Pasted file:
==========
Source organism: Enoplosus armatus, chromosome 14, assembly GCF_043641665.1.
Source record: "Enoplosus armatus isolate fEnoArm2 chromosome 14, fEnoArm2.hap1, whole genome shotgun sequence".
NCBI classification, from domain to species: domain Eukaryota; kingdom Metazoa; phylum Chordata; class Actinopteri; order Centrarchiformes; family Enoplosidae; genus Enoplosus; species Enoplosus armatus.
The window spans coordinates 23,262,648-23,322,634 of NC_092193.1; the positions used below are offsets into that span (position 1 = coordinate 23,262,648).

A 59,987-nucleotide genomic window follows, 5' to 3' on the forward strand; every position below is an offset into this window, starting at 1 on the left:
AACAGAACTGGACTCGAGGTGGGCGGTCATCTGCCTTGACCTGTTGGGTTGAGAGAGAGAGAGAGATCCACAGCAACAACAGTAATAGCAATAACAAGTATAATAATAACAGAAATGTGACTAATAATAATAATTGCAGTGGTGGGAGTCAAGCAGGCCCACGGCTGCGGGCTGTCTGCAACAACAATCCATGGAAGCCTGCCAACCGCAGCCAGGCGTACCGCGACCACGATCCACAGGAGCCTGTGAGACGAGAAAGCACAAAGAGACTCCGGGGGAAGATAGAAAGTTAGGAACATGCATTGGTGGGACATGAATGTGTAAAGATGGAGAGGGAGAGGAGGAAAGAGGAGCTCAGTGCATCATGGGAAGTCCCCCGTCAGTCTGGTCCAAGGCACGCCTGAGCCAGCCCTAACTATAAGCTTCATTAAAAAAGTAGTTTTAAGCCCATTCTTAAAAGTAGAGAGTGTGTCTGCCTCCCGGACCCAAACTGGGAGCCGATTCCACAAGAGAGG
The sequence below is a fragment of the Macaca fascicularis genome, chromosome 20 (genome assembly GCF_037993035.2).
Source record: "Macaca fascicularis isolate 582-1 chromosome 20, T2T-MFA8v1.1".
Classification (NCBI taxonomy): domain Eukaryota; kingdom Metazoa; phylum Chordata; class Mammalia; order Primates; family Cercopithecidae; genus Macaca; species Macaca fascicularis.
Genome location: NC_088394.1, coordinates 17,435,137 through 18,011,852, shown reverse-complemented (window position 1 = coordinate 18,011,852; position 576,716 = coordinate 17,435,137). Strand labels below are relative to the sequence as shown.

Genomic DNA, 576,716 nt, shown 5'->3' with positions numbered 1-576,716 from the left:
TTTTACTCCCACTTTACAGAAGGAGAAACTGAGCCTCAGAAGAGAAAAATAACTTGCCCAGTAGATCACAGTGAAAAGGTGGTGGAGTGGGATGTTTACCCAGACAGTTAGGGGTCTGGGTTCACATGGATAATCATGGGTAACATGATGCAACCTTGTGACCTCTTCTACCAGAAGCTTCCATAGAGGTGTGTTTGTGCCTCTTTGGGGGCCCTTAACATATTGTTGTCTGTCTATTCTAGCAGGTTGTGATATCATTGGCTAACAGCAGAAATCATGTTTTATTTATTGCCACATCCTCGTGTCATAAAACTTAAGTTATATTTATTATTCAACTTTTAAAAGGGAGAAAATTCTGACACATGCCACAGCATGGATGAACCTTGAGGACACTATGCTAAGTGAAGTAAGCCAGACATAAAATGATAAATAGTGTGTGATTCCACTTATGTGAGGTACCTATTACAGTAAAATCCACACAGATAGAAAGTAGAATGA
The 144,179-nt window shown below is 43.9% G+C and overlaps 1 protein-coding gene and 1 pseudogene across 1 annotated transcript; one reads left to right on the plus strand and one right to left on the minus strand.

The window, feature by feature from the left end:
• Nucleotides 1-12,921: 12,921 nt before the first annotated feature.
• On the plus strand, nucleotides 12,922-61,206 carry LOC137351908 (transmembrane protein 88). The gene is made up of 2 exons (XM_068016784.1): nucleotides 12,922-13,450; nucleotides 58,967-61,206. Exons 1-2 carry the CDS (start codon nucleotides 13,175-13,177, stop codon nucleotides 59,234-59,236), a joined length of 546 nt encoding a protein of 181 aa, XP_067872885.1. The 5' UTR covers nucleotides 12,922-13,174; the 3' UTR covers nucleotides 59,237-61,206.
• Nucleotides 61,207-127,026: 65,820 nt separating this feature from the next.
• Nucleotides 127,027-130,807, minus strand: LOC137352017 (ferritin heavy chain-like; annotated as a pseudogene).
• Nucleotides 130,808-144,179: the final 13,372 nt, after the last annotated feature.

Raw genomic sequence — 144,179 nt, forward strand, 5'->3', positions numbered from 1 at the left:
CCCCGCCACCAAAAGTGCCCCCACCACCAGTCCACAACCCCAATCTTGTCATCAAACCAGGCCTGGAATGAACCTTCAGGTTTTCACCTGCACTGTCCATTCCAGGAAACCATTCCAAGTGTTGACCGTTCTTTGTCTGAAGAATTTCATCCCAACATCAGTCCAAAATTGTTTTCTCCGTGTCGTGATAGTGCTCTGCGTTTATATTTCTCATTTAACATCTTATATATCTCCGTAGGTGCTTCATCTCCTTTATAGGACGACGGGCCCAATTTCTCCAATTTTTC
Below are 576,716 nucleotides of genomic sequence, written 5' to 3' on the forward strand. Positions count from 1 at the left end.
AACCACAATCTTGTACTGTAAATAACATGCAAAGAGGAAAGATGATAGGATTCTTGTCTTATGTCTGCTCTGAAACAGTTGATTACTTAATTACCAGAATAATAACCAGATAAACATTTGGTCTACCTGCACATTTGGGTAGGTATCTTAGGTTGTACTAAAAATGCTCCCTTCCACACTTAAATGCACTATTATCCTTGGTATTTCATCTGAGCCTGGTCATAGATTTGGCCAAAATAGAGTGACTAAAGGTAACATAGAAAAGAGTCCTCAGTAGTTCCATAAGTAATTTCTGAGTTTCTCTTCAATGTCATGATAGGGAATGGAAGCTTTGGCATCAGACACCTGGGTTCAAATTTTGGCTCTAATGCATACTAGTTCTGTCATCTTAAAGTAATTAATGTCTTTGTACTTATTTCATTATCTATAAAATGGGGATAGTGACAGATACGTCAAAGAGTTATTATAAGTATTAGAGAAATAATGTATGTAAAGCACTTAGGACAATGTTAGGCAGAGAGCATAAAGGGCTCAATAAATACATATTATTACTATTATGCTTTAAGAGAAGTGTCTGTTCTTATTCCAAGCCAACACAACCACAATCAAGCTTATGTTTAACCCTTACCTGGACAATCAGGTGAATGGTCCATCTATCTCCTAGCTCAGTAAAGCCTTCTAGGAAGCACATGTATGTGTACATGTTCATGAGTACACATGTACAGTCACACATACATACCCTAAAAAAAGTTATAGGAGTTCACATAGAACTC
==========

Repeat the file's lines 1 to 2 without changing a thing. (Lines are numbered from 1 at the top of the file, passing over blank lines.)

Source organism: Enoplosus armatus, chromosome 14, assembly GCF_043641665.1.
Source record: "Enoplosus armatus isolate fEnoArm2 chromosome 14, fEnoArm2.hap1, whole genome shotgun sequence".